Death toll is 47 worldwide; Iraq becomes deadliest recent conflict
New York, January 3, 2006–Kidnappers in Iraq, political assassins in Beirut, and hit men in the Philippines made murder the leading cause of work-related deaths among journalists worldwide in 2005, a new analysis by the Committee to Protect Journalists shows. Forty-seven journalists were killed in 2005, more than three-quarters of whom were murdered to silence their criticism or punish them for their work, CPJ’s annual survey found. That compares with 57 deaths in 2004, just under two-thirds of which were murders.
Iraq, the most dangerous place for journalists in 2005, also became the deadliest conflict for the media in CPJ’s 24-year history. A total of 60 journalists have been killed on duty in Iraq from the beginning of the U.S.-led invasion in March 2003 through the end of 2005. The toll surpasses the 58 journalists killed in the Algerian conflict from 1993 to 1996.
CPJ’s analysis also documented a long-term trend–those who murder journalists usually go unpunished. Slayings were carried out with impunity about 90 percent of the time in 2005, a figure consistent with data collected by CPJ over more than a decade. Less than 15 percent of journalist murders since 1992 have resulted in the arrest and prosecution of those who ordered the killings.
Although the 2005 toll reflected a decline from the previous year, it was still well above the annual average of 34 deaths that CPJ has documented over the past 10 years. In fact, 104 journalists were killed in 2004 and 2005, making it the deadliest two-year period since the war in Algeria raged a decade ago.
“Too many journalists have lost their lives just because they were doing their jobs, and unresponsive governments bear responsibility for the toll,” CPJ Executive Director Ann Cooper said.
“The war in Iraq might lead one to think that reporters are losing their lives on the battlefield. But the fact is that three out of four journalists killed around the world are singled out for murder, and their killers are rarely brought to justice. It’s a terrible indictment of governments that let warlords and criminals dictate the news their citizens can see and hear.”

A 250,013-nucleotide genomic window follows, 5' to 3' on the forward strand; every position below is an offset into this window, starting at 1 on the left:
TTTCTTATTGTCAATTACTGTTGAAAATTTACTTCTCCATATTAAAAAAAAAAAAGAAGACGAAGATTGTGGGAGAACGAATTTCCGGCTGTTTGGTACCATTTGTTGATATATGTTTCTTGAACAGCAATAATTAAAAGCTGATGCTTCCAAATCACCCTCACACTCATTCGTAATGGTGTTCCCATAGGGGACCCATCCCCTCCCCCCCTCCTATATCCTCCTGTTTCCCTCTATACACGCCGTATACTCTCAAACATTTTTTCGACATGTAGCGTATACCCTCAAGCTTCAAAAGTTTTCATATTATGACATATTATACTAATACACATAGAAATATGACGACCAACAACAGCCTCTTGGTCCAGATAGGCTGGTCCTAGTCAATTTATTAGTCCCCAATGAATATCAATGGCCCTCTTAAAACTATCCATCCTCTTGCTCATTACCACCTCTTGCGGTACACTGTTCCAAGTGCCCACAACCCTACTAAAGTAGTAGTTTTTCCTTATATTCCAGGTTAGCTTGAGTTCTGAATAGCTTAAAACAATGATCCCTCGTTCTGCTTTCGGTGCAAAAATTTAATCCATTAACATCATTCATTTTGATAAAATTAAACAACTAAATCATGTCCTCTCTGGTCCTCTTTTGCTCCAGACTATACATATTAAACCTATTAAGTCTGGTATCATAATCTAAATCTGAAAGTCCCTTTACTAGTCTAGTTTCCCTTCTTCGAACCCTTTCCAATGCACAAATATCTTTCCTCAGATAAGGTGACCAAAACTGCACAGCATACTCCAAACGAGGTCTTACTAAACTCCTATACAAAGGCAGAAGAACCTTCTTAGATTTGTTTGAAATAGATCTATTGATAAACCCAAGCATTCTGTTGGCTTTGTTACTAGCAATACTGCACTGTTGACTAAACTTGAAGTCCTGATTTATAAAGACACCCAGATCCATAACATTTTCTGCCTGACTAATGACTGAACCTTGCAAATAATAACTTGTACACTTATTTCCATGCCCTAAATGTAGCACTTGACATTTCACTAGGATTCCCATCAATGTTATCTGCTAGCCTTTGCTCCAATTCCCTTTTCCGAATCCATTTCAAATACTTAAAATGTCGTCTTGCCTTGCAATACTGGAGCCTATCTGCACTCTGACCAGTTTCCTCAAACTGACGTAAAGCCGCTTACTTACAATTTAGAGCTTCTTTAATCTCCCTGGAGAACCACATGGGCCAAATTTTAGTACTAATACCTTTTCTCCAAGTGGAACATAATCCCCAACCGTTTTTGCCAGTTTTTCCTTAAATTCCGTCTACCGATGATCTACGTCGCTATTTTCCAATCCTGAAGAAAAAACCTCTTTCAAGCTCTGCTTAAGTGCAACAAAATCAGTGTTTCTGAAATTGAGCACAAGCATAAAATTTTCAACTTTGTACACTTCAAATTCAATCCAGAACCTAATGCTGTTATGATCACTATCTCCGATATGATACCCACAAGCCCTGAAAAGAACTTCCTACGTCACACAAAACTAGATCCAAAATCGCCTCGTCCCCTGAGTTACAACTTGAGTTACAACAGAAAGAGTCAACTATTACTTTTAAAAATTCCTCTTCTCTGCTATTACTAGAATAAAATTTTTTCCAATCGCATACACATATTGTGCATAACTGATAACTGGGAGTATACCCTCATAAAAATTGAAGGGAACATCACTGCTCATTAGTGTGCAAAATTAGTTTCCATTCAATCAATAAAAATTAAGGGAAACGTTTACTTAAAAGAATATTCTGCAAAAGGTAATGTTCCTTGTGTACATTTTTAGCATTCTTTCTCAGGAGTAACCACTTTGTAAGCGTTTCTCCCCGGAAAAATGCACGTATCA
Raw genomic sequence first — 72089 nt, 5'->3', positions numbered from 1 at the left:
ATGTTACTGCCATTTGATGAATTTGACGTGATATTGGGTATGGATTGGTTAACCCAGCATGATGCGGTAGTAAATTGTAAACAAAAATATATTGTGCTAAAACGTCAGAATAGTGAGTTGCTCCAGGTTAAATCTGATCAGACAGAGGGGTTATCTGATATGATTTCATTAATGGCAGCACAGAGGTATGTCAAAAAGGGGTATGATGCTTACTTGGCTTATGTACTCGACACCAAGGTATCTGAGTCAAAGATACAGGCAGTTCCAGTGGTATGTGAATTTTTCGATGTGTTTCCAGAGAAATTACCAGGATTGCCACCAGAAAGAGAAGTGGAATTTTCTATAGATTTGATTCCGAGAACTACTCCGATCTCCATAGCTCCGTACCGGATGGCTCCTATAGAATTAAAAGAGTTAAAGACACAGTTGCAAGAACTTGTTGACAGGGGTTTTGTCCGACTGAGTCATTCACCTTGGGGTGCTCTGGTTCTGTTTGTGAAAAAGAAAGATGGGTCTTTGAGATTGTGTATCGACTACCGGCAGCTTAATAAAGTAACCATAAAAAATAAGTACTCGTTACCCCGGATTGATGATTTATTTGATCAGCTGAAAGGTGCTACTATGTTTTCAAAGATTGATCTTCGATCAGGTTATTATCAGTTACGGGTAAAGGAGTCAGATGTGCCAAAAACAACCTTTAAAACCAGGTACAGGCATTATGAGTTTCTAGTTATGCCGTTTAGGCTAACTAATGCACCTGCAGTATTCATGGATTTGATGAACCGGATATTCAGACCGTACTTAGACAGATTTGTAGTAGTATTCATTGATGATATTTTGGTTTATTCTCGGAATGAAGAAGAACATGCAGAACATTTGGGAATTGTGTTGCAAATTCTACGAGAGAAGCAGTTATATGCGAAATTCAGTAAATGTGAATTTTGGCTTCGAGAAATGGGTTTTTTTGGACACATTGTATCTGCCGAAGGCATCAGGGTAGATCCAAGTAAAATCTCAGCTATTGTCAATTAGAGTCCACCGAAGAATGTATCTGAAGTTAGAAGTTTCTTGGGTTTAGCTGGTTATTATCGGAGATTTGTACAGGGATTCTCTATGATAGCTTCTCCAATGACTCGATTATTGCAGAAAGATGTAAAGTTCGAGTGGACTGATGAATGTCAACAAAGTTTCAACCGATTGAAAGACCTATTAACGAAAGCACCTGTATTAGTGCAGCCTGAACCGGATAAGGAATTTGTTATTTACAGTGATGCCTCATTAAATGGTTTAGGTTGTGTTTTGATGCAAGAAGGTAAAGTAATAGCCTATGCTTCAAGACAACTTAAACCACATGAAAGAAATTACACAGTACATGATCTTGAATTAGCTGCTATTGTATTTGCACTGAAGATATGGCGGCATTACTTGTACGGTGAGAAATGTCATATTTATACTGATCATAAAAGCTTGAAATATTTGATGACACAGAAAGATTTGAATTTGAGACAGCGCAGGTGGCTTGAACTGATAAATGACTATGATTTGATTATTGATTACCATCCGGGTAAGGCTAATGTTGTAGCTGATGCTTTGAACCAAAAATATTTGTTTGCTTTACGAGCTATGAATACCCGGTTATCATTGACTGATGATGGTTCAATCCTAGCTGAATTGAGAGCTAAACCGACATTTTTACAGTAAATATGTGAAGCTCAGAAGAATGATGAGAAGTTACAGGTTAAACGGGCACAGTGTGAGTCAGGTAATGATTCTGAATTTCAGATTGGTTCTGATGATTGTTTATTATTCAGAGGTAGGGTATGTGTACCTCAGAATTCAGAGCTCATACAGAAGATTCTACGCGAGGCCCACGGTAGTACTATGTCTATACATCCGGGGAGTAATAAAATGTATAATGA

Iraq accounted for 22 deaths in 2005, or nearly half of the year’s total, CPJ found. Yet even in that conflict zone, murder accounted for more than 70 percent of the deaths documented by CPJ. The prevalence of targeted killings reflected the evolving threat in Iraq, where crossfire had been the leading cause of death the previous two years. Fatal abductions emerged as a particularly disturbing trend as at least eight journalists were kidnapped and slain in 2005, compared with one fatal abduction the previous year.
Iraqi journalists bore the brunt of these attacks as it became increasingly hazardous for foreign reporters and photojournalists to work in the field. American freelancer Steven Vincent was the only foreign journalist to be killed in Iraq in 2005; five foreigners died there a year earlier.
At least three journalists were killed as a result of fire from U.S. forces, compared with six such deaths in 2004. U.S. forces’ fire has killed 13 journalists between March 2003 and the end of 2005. Read an analysis of casualties in Iraq.
The Philippines, where outspoken radio journalists have been murdered in alarming numbers, was the second deadliest place in 2005. CPJ documented four murders in the Philippines, a decline from the eight recorded in 2004. The drop was due in part to more concerted national law enforcement, CPJ’s analysis found.
Six countries recorded two deaths each in 2005. Prominent Lebanese columnists Samir Qassir and Gebran Tueni–both of whom were well-known for their biting criticism of the Syrian government and its influence over Lebanon–were killed in separate car bombings in Beirut. A third Lebanese journalist was maimed in another car bombing. The other countries with two killings were Russia, Bangladesh, Pakistan, Sri Lanka, and Somalia.
The Americas showed a marked improvement with four confirmed deaths in 2005, down from eight a year earlier. But many journalists in the region attributed the drop to increased self-censorship, a phenomenon that CPJ found prevalent in Colombia and Mexico.
Two journalists went missing in 2005–Alfredo Jiménez Mota in Mexico and Elyuddin Telaumbanua in Indonesia. See details about missing journalists.
CPJ considers a journalist to be killed on duty if the person died as a result of a hostile action, including retaliation for his or her work; in crossfire while covering a conflict; or while reporting in dangerous circumstances such as a violent street demonstration.
CPJ continues to investigate the cases of 11 other journalists killed in 2005 to determine whether the deaths were work-related. CPJ staff has compiled detailed information on journalists killed around the world since 1992. Read statistical information and case capsules.